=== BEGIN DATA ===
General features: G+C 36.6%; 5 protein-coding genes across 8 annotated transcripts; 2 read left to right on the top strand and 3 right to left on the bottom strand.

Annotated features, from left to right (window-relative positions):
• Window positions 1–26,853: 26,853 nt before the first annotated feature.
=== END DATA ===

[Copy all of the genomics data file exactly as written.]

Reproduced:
General features: G+C 36.6%; 5 protein-coding genes across 8 annotated transcripts; 2 read left to right on the top strand and 3 right to left on the bottom strand.

Annotated features, from left to right (window-relative positions):
• Window positions 1–26,853: 26,853 nt before the first annotated feature.